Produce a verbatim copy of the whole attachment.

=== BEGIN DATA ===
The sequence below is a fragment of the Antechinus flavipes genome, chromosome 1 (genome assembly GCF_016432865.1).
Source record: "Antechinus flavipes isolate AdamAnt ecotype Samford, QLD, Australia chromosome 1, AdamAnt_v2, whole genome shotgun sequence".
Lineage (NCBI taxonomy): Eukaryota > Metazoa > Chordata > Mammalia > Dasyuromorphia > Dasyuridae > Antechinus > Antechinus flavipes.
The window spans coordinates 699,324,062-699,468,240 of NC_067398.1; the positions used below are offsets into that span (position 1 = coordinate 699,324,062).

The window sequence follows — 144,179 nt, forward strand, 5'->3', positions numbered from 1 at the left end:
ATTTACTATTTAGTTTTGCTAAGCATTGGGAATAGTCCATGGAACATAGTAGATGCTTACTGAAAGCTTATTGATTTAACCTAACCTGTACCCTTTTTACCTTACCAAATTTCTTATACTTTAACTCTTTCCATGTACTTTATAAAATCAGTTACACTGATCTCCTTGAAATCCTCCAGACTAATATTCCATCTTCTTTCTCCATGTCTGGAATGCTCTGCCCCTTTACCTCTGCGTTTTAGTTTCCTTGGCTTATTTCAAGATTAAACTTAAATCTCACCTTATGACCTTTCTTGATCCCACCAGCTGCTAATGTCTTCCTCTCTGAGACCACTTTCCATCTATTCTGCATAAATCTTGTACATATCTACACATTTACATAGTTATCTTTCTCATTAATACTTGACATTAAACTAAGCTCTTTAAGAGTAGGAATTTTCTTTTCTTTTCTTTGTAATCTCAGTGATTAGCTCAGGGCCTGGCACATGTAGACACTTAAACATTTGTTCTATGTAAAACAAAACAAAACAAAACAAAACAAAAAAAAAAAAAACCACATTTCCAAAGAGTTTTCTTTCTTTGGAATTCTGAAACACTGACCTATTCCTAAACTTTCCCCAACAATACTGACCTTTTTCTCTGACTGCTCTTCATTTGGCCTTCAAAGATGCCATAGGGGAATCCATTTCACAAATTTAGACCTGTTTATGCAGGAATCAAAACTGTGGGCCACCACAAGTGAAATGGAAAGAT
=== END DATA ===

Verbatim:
The sequence below is a fragment of the Antechinus flavipes genome, chromosome 1 (genome assembly GCF_016432865.1).
Source record: "Antechinus flavipes isolate AdamAnt ecotype Samford, QLD, Australia chromosome 1, AdamAnt_v2, whole genome shotgun sequence".
Lineage (NCBI taxonomy): Eukaryota > Metazoa > Chordata > Mammalia > Dasyuromorphia > Dasyuridae > Antechinus > Antechinus flavipes.
The window spans coordinates 699,324,062-699,468,240 of NC_067398.1; the positions used below are offsets into that span (position 1 = coordinate 699,324,062).

The window sequence follows — 144,179 nt, forward strand, 5'->3', positions numbered from 1 at the left end:
ATTTACTATTTAGTTTTGCTAAGCATTGGGAATAGTCCATGGAACATAGTAGATGCTTACTGAAAGCTTATTGATTTAACCTAACCTGTACCCTTTTTACCTTACCAAATTTCTTATACTTTAACTCTTTCCATGTACTTTATAAAATCAGTTACACTGATCTCCTTGAAATCCTCCAGACTAATATTCCATCTTCTTTCTCCATGTCTGGAATGCTCTGCCCCTTTACCTCTGCGTTTTAGTTTCCTTGGCTTATTTCAAGATTAAACTTAAATCTCACCTTATGACCTTTCTTGATCCCACCAGCTGCTAATGTCTTCCTCTCTGAGACCACTTTCCATCTATTCTGCATAAATCTTGTACATATCTACACATTTACATAGTTATCTTTCTCATTAATACTTGACATTAAACTAAGCTCTTTAAGAGTAGGAATTTTCTTTTCTTTTCTTTGTAATCTCAGTGATTAGCTCAGGGCCTGGCACATGTAGACACTTAAACATTTGTTCTATGTAAAACAAAACAAAACAAAACAAAACAAAAAAAAAAAAAACCACATTTCCAAAGAGTTTTCTTTCTTTGGAATTCTGAAACACTGACCTATTCCTAAACTTTCCCCAACAATACTGACCTTTTTCTCTGACTGCTCTTCATTTGGCCTTCAAAGATGCCATAGGGGAATCCATTTCACAAATTTAGACCTGTTTATGCAGGAATCAAAACTGTGGGCCACCACAAGTGAAATGGAAAGAT